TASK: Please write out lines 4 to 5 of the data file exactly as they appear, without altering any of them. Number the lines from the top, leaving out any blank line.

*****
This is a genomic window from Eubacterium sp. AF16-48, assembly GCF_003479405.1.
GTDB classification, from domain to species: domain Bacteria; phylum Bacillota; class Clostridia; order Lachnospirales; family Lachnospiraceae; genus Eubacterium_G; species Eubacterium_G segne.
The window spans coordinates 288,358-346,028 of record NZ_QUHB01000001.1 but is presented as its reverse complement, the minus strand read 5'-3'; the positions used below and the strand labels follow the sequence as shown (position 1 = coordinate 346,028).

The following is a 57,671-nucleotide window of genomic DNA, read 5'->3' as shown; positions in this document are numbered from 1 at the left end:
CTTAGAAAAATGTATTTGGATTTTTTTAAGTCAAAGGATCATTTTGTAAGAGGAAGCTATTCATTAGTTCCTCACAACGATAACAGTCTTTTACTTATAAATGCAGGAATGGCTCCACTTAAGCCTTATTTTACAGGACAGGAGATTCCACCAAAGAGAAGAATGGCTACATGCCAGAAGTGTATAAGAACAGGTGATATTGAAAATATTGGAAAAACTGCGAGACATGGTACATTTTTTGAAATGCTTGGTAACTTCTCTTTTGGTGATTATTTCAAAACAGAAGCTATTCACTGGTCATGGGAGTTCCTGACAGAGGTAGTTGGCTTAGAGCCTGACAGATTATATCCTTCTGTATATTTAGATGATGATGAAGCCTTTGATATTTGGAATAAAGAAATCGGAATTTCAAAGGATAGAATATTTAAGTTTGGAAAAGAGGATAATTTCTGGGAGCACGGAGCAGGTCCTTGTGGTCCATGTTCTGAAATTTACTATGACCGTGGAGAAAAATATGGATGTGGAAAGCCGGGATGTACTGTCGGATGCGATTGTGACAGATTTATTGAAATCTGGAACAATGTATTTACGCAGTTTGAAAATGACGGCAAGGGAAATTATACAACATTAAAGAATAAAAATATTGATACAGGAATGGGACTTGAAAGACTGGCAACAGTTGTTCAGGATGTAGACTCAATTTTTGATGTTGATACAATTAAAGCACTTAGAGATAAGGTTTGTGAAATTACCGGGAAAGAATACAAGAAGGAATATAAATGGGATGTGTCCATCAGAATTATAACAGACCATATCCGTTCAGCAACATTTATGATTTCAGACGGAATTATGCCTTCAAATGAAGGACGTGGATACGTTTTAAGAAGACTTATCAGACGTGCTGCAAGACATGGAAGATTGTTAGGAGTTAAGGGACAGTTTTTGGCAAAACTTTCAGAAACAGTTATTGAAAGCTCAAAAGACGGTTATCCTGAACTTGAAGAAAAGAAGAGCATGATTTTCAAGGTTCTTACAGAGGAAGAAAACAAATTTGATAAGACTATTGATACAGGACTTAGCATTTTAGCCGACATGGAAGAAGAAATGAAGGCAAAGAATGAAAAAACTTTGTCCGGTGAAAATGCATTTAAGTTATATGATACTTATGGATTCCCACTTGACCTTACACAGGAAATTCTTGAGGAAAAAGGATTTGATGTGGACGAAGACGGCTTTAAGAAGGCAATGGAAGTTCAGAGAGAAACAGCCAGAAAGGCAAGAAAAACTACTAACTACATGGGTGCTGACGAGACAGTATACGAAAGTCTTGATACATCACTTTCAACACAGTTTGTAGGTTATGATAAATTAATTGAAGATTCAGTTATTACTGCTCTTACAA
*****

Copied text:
The following is a 57,671-nucleotide window of genomic DNA, read 5'->3' as shown; positions in this document are numbered from 1 at the left end:
CTTAGAAAAATGTATTTGGATTTTTTTAAGTCAAAGGATCATTTTGTAAGAGGAAGCTATTCATTAGTTCCTCACAACGATAACAGTCTTTTACTTATAAATGCAGGAATGGCTCCACTTAAGCCTTATTTTACAGGACAGGAGATTCCACCAAAGAGAAGAATGGCTACATGCCAGAAGTGTATAAGAACAGGTGATATTGAAAATATTGGAAAAACTGCGAGACATGGTACATTTTTTGAAATGCTTGGTAACTTCTCTTTTGGTGATTATTTCAAAACAGAAGCTATTCACTGGTCATGGGAGTTCCTGACAGAGGTAGTTGGCTTAGAGCCTGACAGATTATATCCTTCTGTATATTTAGATGATGATGAAGCCTTTGATATTTGGAATAAAGAAATCGGAATTTCAAAGGATAGAATATTTAAGTTTGGAAAAGAGGATAATTTCTGGGAGCACGGAGCAGGTCCTTGTGGTCCATGTTCTGAAATTTACTATGACCGTGGAGAAAAATATGGATGTGGAAAGCCGGGATGTACTGTCGGATGCGATTGTGACAGATTTATTGAAATCTGGAACAATGTATTTACGCAGTTTGAAAATGACGGCAAGGGAAATTATACAACATTAAAGAATAAAAATATTGATACAGGAATGGGACTTGAAAGACTGGCAACAGTTGTTCAGGATGTAGACTCAATTTTTGATGTTGATACAATTAAAGCACTTAGAGATAAGGTTTGTGAAATTACCGGGAAAGAATACAAGAAGGAATATAAATGGGATGTGTCCATCAGAATTATAACAGACCATATCCGTTCAGCAACATTTATGATTTCAGACGGAATTATGCCTTCAAATGAAGGACGTGGATACGTTTTAAGAAGACTTATCAGACGTGCTGCAAGACATGGAAGATTGTTAGGAGTTAAGGGACAGTTTTTGGCAAAACTTTCAGAAACAGTTATTGAAAGCTCAAAAGACGGTTATCCTGAACTTGAAGAAAAGAAGAGCATGATTTTCAAGGTTCTTACAGAGGAAGAAAACAAATTTGATAAGACTATTGATACAGGACTTAGCATTTTAGCCGACATGGAAGAAGAAATGAAGGCAAAGAATGAAAAAACTTTGTCCGGTGAAAATGCATTTAAGTTATATGATACTTATGGATTCCCACTTGACCTTACACAGGAAATTCTTGAGGAAAAAGGATTTGATGTGGACGAAGACGGCTTTAAGAAGGCAATGGAAGTTCAGAGAGAAACAGCCAGAAAGGCAAGAAAAACTACTAACTACATGGGTGCTGACGAGACAGTATACGAAAGTCTTGATACATCACTTTCAACACAGTTTGTAGGTTATGATAAATTAATTGAAGATTCAGTTATTACTGCTCTTACAA